All things being equal, if the currency in which one purchases en primeur is likely to fall between the point of purchase and delivery one is best to buy now; if it is likely to rise, one it better to defer the moment of purchase. That exchange rate risk is considerable – and it is only made greater by factors like the enduring instability in the world economy and, above all for those purchasing in sterling, Brexit.

This is an important point. For, crucially, it applies to all en primeur purchases regardless of the type of rationale informing them. In short, rather more important than the question of whether 2019 represents better value than 2021 today is the question of the exchange rate trajectory over the period of time during which the 2021s will remain in barrel.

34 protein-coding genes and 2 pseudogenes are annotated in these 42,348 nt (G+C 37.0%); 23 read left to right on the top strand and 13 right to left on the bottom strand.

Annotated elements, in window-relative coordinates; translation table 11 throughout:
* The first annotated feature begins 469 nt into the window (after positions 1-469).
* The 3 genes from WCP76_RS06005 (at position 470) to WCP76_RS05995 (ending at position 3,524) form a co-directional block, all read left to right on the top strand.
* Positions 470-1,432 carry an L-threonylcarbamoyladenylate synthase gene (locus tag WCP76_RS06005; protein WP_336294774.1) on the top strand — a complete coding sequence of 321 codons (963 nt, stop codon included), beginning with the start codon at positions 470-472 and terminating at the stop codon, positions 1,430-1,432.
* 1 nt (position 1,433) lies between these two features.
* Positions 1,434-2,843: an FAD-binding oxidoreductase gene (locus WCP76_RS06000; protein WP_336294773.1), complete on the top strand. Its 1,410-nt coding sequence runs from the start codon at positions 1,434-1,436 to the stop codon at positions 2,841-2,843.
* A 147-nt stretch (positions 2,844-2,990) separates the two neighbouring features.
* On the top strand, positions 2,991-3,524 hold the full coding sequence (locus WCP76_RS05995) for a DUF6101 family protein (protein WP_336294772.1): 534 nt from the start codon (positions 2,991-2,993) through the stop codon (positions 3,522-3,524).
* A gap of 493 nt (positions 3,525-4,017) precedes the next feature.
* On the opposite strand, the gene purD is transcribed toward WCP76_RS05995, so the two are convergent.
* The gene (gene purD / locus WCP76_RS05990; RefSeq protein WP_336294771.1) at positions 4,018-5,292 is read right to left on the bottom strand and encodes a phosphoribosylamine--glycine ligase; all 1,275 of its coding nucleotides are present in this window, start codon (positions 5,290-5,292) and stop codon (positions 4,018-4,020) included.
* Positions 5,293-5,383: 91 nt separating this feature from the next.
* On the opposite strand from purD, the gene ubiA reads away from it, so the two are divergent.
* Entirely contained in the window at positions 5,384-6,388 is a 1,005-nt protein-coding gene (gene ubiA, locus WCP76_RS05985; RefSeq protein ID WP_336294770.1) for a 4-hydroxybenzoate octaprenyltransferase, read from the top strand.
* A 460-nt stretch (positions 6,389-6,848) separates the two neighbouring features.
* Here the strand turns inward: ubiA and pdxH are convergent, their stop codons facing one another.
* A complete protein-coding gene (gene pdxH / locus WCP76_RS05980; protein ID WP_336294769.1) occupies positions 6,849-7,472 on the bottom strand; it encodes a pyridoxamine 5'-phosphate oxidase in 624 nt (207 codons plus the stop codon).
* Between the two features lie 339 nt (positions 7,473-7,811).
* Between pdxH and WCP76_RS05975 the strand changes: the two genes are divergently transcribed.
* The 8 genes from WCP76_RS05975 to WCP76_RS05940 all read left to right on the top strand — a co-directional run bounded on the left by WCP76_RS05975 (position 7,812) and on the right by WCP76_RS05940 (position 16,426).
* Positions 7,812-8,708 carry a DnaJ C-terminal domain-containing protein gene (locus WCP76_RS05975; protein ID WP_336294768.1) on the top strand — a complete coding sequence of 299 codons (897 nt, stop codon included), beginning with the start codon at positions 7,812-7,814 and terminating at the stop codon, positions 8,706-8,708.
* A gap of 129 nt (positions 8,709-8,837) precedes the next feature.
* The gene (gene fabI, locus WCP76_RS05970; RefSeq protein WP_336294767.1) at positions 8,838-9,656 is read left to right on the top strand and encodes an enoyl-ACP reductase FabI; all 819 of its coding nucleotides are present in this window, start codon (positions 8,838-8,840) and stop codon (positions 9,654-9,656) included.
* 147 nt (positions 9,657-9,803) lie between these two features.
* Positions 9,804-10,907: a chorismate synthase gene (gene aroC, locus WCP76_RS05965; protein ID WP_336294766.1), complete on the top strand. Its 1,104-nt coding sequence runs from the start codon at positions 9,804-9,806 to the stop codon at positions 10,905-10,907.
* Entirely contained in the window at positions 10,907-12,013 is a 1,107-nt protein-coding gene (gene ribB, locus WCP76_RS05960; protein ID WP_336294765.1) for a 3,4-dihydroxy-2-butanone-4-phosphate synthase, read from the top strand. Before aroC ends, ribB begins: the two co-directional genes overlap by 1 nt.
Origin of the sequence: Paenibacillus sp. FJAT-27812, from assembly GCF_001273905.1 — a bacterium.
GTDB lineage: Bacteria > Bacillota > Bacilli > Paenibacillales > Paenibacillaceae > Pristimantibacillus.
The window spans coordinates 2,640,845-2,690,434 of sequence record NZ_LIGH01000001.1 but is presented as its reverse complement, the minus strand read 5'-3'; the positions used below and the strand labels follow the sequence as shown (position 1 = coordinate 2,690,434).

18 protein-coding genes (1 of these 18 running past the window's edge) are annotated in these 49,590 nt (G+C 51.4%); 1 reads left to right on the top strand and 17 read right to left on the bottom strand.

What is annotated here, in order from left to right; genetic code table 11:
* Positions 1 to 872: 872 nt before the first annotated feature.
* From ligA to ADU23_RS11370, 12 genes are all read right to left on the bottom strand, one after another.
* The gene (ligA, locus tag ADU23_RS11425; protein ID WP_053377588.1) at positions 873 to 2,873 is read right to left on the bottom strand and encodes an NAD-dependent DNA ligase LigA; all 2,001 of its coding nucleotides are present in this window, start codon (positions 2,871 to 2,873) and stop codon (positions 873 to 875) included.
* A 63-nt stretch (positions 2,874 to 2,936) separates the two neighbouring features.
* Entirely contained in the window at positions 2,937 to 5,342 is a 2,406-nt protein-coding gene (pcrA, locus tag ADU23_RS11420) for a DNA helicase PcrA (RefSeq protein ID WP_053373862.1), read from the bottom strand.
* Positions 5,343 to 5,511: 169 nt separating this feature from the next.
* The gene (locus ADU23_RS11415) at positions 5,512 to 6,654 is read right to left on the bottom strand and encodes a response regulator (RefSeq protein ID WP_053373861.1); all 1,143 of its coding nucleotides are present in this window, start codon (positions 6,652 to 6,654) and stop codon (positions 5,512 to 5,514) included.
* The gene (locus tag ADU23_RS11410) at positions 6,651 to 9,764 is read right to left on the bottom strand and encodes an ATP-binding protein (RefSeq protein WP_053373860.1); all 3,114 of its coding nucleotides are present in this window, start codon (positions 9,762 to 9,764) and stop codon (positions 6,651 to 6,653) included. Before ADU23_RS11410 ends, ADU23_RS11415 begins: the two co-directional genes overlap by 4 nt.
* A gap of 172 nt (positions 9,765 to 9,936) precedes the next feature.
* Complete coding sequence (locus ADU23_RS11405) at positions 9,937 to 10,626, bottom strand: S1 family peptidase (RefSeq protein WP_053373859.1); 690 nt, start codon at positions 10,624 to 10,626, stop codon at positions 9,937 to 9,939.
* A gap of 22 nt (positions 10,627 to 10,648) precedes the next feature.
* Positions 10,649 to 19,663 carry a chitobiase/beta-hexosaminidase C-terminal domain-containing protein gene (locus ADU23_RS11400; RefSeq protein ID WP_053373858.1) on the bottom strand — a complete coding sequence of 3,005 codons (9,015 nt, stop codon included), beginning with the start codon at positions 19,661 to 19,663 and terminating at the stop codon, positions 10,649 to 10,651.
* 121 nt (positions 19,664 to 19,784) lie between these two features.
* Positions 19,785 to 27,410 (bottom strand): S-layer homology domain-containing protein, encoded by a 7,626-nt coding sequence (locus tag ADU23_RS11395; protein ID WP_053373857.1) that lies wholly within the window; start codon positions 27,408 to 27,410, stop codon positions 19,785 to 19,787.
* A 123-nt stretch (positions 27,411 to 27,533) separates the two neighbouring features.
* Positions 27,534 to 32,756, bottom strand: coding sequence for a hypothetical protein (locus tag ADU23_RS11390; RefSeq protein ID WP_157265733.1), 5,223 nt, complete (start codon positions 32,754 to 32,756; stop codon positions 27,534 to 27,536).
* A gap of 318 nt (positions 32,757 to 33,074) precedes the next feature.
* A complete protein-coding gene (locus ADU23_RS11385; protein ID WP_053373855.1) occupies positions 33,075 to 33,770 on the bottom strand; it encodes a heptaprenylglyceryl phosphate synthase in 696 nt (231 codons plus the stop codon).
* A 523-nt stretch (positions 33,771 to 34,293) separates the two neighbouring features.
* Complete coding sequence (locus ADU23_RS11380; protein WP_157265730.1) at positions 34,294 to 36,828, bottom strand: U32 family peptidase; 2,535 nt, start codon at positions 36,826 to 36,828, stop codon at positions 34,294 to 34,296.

That is not something the fine wine press talks about very much. And that is a shame.

Exchange rate trajectory

Let’s see what (if any) light a brief reflection on exchange rate volatility brings to the subject. To make life a little easier, let’s assume we’re thinking about en primeur purchases in sterling.

Two things become immediately striking if one looks at a sterling-euro exchange rate graph over the last two years.

The first is that, whatever the Liv-ex methodology might suggest, today is not a terribly good time to be re-buying 2019s, given that their prices are relatively stable and the purchasing power of sterling has been falling (as has the exchange rate) since the start of the year. One would have been better buying them before en primeur commenced. For those whose logic is a purely financial one, waiting until the 2021s are released before deciding whether or not to re-purchase 2019s is irrational.

The second is that the (ongoing) depreciation in the sterling-euro exchange rate since the campaign started means that those wines released earliest in the campaign represent somewhat better value in sterling-equivalent terms than those being released today (especially as most 2021s have been released at the same euro-equivalent price as the 2020).